Monday, April 1, 2013

For Presentations, Half As Long is Twice As Good

By Virgil R. Carter

Leaders in non-profit organizations, as elsewhere in the business world, are expected to make frequent presentations on all sorts of subjects, in all sorts of settings.  It goes with the territory, right?  According to an article by Joey Asher, in Fast Company magazine, “most of business presentations stink.  Period.”  According to Asher, “(these presentations) are bloated PowerPoint-laden ramblings that ignore audience’s key concerns and fail to tell a simple story”.  Here are ways the author suggests to make your presentations the happy exceptions:
Half as long is twice as good:  Today’s attention spans are shorter than when Edward Everett, one of the nation’s great orators, spoke for two hours at Gettysburg.  The average contemporary YouTube video is just over four minutes, for example.  About the only place with audiences of any kind sit in one place for more than an hour is the movie theater.  Thus, presenters should “cut their presentations in half”.  Seven to ten minutes, before taking questions, is a good target.
Grab the audience like Spielberg:  We could all take a lesson in how to quickly grab the audience’s attention from Steven Spielberg’s masterpiece Jaws.  It opens with a girl getting eaten by a shark.  The rest of the film is about resolving the problem of the shark!  Your presentations should start the same way.  Cut right to the “shark”, the key challenge that faces your listeners and your business.  That will grab their attention without wasting time.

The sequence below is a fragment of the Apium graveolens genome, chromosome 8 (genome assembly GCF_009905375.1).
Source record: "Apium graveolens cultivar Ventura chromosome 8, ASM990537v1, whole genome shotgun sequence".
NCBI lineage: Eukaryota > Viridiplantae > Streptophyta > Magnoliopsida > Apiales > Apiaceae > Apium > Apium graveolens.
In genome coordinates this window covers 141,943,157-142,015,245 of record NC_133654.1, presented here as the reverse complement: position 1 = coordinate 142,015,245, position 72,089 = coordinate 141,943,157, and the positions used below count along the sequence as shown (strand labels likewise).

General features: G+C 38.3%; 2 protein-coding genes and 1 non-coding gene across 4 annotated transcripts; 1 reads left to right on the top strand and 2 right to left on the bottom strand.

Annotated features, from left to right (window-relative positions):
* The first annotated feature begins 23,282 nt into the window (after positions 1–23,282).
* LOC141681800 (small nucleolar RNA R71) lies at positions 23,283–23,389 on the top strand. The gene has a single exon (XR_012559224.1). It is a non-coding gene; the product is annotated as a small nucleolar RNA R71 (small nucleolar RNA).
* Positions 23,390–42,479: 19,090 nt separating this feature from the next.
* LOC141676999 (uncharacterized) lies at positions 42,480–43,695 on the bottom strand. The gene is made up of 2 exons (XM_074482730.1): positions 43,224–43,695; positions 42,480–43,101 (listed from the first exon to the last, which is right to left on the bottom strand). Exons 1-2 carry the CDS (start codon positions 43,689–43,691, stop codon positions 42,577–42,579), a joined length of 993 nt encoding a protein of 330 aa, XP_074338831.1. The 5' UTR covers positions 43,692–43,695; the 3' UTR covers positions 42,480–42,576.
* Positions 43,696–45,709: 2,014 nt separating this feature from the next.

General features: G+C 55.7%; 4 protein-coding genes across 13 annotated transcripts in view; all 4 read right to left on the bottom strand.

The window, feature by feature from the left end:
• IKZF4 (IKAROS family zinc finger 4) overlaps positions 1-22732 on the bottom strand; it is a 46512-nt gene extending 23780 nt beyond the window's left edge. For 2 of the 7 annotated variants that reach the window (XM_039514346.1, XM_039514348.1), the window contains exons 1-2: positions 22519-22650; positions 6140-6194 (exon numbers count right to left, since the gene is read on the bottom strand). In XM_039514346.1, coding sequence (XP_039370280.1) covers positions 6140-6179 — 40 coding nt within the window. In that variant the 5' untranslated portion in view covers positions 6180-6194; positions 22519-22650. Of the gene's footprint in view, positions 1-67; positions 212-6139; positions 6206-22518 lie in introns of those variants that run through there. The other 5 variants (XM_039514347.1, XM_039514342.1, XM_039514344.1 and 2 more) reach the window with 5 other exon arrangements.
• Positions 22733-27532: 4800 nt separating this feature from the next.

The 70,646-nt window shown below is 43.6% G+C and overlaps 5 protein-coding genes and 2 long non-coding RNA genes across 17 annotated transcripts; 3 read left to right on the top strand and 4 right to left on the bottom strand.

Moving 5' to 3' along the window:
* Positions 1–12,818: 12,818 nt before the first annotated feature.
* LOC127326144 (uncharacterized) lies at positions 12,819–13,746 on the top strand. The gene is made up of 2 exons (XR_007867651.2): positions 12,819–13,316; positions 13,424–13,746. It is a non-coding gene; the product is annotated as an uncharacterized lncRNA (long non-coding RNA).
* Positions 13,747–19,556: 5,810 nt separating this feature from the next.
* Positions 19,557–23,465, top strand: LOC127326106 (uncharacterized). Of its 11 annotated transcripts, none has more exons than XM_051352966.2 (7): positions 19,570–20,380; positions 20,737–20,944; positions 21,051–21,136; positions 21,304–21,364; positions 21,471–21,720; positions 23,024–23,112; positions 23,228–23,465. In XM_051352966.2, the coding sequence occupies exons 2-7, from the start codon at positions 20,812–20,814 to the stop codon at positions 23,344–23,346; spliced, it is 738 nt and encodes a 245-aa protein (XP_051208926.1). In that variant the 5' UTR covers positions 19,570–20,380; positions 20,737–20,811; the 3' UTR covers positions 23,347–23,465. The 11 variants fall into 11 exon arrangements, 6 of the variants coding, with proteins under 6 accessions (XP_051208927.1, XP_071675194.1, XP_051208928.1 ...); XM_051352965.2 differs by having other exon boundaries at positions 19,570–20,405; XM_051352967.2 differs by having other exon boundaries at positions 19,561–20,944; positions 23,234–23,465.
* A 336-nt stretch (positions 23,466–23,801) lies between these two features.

Make the body of your presentation pass the $300,000 challenge:  Let’s say you’re about to give a presentation.  Before the presentation I offer you $300,000, saying you can have the money under one condition.  After your presentation, I will ask three people from the audience to repeat your key messages.  If all three can do it, you win the money.
If those are the conditions, you will limit your presentation to a few key messages and keep them short, repeating them many times.  Any good presentation should leave the audience with a few memorable messages.  So ask yourself, “What are the three things that my audience must remember?”
Leave lots of time for Q&A:  Q&A is duct tape for presentations.  It fixes almost everything.  Greater interactivity improves every presentation.  Want to simplify your topic for presentation?  Take the three questions that folks ask the most and put them on a slide.  Then answer them one at a time.  It will be a great presentation.
Minimize your slides:  Steve Jobs said, “People who know what they’re talking about don’t need PowerPoint.”  Most good presentations need no more than five to ten slides.  Figure out how to focus your message on your audience’s key issues, tell your story quickly focusing on a few key points and take questions.  Lots of questions!

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